I'm surprised this hasn't been asked before but I couldn't find it by searching.

For separating arriving aircraft, ICAO PANS-ATM-Doc 4444 Air Traffic Management refers to aircraft as "LIGHT", "MEDIUM" or "HEAVY" but I cannot find any definition of what makes an aircraft fall into any particulate category.

I would of expected a limit on MTOW for each category, does such a definition exist or is it more of an informal definition?

5.8.2 · Arriving aircraft Except as provided for in 5.8.l.l a) and b), the following separation minima shall be applied.

5.8.2.l.l The following minima shall be applied to aircraft landing behind a HEAVY or a MEDIUM aircraft:

a) MEDIUM aircraft behind HEAVY aircraft- 2 minutes;

b) LIGHT aircraft behind a HEAVY or MEDIUM aircraft- 3 minutes.


Section of ICAO PANS-ATM-Doc 4444 Air Traffic Management defines LIGHT, MEDIUM & HEAVY aircraft for the purpose of wake separation:

4.9.1 Wake turbulence categories of aircraft Wake turbulence separation minima shall be based on a grouping of aircraft types into three categories according to the maximum certified take-off mass as follows:

a) HEAVY (H) — all aircraft types of 136,000kg or more;

b) MEDIUM (M) — all aircraft types less than 136,000kg but more than 7,000kg; and

c) LIGHT (L) — aircraft types of 7,000kg or less. Helicopters should be kept well clear of light aircraft when hovering or while air taxiing.

Note 1.— Helicopters produce vortices when in flight and there is some evidence that, per kilogram of gross mass, their vortices are more intense than those of fixed-wing aircraft.

Note 2.— The provisions governing wake turbulence minima are set forth in Chapter 5, Section 5.8, and Chapter 8, Section 8.7.3.


Let me add the proposed Super category. According to Wiki and this article:

ICAO mandates separation minima based upon wake turbulence categories (WTC) that are, in turn, based upon the Maximum Take Off Mass (MTOW|MTOM) of the aircraft.

These minima are typically categorised as follows:

  • Light (L)– MTOW of 7,000 kilograms (15,000 lb) or less;
  • Medium (M)– MTOW of greater than 7,000 kilograms, but less than 136,000 kilograms (300,000 lb);
  • Heavy (H)– MTOW of 136,000 kilograms (300,000 lb) or greater.

A fourth category is currently being taken into consideration by ICAO:¹

  • Super (J)– Refers only to the Airbus A380

Even though the resolution to add the "Super" category is still under consideration, both the FAA (see below) and EUROCONTROL have already implemented guidelines concerning the Airbus A380.

(emphasis mine)

  • $\begingroup$ Doesn't "super" also include the An-225? $\endgroup$ – StephenS Jun 28 '20 at 19:12
  • 1
    $\begingroup$ @StephenS Apparenty FAA says yes but ICAO says no. Maybe it doesn't matter that much because the An-225 is such an exceptional and rare aircraft compared to the A380. $\endgroup$ – PerlDuck Jun 29 '20 at 7:50

The FAA answers this question here: Weight Class

Weight Class Weight class is based are assigned by APO130 based on the TFMS observed aircraft codes. There are 6 categories -- (A) Heavy, (B) B757, (C) Large Jet, (D) Large Commuter, (E) Medium, (F) Small.

(A) Heavy: Any aircraft weighing more than 255,000 lb such as the Boeing 747 or the Airbus A340;

(B) B757: Boeing 757 all series;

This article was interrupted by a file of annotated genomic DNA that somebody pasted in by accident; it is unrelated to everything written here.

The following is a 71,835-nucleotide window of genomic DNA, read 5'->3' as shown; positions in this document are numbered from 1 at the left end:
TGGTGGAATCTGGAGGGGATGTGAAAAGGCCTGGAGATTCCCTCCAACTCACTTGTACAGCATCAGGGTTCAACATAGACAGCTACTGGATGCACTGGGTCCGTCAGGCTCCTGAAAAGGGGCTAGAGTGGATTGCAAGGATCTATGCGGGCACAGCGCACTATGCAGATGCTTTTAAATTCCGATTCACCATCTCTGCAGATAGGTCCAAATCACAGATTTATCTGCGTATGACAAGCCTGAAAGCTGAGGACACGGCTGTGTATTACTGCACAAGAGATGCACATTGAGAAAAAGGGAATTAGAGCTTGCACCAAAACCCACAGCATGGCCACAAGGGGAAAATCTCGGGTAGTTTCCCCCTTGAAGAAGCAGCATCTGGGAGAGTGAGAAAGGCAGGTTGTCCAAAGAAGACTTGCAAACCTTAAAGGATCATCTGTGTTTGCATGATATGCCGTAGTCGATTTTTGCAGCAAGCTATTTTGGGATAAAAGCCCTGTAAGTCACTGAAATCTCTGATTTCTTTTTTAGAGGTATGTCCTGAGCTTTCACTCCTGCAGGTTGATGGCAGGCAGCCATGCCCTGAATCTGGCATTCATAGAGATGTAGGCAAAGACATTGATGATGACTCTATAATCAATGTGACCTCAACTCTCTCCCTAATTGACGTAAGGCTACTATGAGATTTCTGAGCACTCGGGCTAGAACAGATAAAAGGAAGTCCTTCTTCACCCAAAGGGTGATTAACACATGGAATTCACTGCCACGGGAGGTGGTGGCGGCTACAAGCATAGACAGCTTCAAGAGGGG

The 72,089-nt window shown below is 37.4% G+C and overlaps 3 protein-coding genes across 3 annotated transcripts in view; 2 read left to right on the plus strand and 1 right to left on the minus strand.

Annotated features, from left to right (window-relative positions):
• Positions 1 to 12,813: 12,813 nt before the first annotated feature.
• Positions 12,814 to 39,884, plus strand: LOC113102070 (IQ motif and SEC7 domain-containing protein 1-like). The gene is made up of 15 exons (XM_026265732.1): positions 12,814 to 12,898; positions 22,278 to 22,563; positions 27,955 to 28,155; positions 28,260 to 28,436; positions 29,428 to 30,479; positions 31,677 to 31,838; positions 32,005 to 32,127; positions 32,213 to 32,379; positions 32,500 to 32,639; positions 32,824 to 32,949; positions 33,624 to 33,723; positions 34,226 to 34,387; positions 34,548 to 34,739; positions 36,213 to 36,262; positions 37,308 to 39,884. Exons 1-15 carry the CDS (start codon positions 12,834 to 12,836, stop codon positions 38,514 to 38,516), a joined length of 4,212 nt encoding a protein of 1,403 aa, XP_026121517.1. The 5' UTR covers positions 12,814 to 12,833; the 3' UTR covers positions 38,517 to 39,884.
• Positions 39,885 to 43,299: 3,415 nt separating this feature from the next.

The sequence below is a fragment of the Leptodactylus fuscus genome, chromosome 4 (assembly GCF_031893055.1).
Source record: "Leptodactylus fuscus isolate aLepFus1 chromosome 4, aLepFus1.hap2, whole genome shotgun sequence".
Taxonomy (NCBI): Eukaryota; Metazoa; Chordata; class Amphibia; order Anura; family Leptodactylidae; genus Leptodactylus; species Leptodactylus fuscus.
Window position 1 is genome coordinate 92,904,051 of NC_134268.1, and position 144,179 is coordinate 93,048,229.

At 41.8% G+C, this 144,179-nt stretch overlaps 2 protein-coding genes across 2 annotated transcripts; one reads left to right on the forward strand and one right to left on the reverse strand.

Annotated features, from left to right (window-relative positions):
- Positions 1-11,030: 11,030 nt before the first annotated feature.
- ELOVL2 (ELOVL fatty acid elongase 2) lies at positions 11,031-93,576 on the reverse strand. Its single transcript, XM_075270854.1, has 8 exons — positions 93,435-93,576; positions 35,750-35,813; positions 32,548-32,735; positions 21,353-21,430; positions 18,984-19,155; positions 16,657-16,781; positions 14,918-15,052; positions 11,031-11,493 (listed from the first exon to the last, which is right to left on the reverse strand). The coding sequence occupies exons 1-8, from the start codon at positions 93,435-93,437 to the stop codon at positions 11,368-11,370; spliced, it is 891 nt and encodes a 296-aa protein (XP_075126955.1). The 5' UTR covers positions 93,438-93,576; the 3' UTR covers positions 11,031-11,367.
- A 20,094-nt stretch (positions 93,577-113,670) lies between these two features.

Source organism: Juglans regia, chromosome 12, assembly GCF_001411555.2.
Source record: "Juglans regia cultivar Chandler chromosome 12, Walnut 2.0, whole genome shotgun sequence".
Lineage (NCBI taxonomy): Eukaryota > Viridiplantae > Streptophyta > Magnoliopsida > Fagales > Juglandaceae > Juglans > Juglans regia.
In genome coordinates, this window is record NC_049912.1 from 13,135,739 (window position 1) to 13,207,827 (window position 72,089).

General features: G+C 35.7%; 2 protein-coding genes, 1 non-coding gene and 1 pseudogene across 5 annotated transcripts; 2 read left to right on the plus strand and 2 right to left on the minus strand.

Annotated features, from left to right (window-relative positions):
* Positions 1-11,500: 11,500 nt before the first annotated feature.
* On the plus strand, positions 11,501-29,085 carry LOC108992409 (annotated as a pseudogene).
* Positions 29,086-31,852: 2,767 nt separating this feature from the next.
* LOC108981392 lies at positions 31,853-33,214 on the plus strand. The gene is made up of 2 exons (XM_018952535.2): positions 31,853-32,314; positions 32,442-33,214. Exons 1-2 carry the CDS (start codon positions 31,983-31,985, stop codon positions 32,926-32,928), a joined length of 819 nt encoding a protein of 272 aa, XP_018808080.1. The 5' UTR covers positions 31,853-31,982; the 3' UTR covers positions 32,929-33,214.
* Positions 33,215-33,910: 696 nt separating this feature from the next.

(C) Large Jet: Large jet aircraft weighing more than 41,000 and up to 255,000 lbs such as the Boeing 737 or the Airbus A320;

(D) Large Commuter: Large non-jet aircraft (such as the Aerospatiale/Alenia ATR-42 and the Saab SF 340), and small regional jets (such as the Bombardier Canadair Regional Jet), weighing more than 41,000 and up to 255,000 lbs;

(E) Medium: Small commuter aircraft including business jets weighing more than 12,500 up to 41,000 lbs such as the Embraer 120 or the Learjet 35; and

(F) Small: Small, single, or twin engine aircraft weighing 12,500 lbs or less such as the Beech 90 or the Cessna Caravan.

Unknown; refers to unspecified equipment.

"Light" Aircraft follows the same definition as "Small" in the above text.

Wake turbulence is no joke - you can feel it if you come in behind a larger aircraft even several minutes after it lands, and often even if you stay above its glide path and land beyond its touchdown point, as you should.

There was a Grumman Tiger landing at my local airport that didn't pay attention, ignored the tower's "caution wake turbulence" warning, and got flipped inverted and subsequently crashed as a result of wake turbulence from a UH-60 military helicopter that had departed several minutes prior. The pilot, very fortunately, walked away but the aircraft was ruined.

Note that even though helicopters are not mentioned in your post - any helicopter leaves persistent rotor wash and you should be extremely cautious and wait several minutes before attempting to takeoff or land anywhere a helicopter has been.

  • $\begingroup$ This question is about ICAO L/M/H categories, not about FAA classifications $\endgroup$ – expeditedescent Feb 13 '17 at 19:57

please note that there is a "Super" category only for A380 as the wake turbulence can cause issues even for Heavy aircraft if they use the same seperations as "Heavy-Heavy"

  • $\begingroup$ Welcome to Aviation.SE! If you use the answer field, it is expected here that you provide a full answer to the question. This currently reads more like a comment to the other answers. Could you expand this a bit to turn it into a complete answer? $\endgroup$ – Bianfable Jun 28 '20 at 15:06

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